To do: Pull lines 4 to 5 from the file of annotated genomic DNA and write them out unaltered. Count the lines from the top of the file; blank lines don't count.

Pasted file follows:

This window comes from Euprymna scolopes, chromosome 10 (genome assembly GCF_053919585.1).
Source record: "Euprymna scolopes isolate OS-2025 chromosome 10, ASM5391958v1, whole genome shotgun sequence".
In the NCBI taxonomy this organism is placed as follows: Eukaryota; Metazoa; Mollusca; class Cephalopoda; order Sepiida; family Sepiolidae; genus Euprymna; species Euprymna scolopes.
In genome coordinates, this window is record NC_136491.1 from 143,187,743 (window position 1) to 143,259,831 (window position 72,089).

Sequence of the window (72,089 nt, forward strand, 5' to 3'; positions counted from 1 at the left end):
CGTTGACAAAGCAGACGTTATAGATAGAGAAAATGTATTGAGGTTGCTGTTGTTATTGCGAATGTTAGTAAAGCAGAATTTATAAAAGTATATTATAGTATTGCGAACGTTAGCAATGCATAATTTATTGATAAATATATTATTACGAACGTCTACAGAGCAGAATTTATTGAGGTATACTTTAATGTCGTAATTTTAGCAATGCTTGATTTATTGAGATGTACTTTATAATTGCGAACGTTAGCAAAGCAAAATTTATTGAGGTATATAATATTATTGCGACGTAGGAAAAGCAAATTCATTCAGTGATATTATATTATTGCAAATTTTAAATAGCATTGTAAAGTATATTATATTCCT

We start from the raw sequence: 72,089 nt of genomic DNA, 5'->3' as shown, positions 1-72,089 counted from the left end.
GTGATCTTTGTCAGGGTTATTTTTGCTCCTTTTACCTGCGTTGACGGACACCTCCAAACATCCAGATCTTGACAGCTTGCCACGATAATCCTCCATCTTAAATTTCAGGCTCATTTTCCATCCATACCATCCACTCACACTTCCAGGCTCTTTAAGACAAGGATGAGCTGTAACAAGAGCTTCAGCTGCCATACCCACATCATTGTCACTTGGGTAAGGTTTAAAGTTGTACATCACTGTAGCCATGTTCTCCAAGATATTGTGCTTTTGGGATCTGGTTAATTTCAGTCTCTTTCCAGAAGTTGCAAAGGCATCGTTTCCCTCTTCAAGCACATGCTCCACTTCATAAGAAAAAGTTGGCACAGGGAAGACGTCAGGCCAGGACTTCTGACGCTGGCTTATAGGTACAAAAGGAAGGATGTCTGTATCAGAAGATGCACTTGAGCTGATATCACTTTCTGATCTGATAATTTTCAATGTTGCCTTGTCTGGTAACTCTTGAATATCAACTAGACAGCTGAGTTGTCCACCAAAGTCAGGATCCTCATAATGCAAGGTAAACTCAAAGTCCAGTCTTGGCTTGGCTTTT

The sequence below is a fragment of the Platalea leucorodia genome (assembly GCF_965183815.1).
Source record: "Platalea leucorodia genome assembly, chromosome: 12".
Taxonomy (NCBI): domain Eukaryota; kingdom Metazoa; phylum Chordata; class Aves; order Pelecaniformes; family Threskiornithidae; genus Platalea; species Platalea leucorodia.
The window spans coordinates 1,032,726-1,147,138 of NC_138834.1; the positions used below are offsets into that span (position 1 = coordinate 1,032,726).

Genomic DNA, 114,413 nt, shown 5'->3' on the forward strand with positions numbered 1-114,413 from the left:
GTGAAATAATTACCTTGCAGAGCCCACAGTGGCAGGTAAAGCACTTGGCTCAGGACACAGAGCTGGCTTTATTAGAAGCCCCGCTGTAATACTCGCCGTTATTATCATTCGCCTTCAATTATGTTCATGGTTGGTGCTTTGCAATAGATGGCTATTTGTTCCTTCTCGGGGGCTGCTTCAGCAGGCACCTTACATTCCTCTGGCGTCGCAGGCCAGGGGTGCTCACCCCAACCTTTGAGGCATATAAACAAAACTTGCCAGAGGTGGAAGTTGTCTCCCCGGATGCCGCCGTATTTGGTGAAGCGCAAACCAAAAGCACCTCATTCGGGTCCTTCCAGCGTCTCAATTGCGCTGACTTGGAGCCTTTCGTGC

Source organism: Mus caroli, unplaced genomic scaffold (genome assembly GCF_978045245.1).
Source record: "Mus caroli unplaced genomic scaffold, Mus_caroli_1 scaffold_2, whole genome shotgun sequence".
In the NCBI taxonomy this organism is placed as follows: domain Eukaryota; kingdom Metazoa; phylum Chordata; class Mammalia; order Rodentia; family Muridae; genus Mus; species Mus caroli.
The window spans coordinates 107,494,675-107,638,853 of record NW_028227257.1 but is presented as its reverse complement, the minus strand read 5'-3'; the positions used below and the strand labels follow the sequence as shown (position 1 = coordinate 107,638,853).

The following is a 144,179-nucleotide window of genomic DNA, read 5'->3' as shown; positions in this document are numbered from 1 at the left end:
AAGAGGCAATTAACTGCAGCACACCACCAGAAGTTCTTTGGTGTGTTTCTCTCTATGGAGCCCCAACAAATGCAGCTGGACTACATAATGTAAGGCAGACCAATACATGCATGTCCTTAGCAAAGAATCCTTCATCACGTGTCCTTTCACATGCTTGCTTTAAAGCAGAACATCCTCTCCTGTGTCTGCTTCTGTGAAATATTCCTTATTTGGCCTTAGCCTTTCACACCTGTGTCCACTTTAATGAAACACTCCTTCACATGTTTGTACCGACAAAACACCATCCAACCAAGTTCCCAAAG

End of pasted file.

In genome coordinates, this window is record NC_136491.1 from 143,187,743 (window position 1) to 143,259,831 (window position 72,089).

Sequence of the window (72,089 nt, forward strand, 5' to 3'; positions counted from 1 at the left end):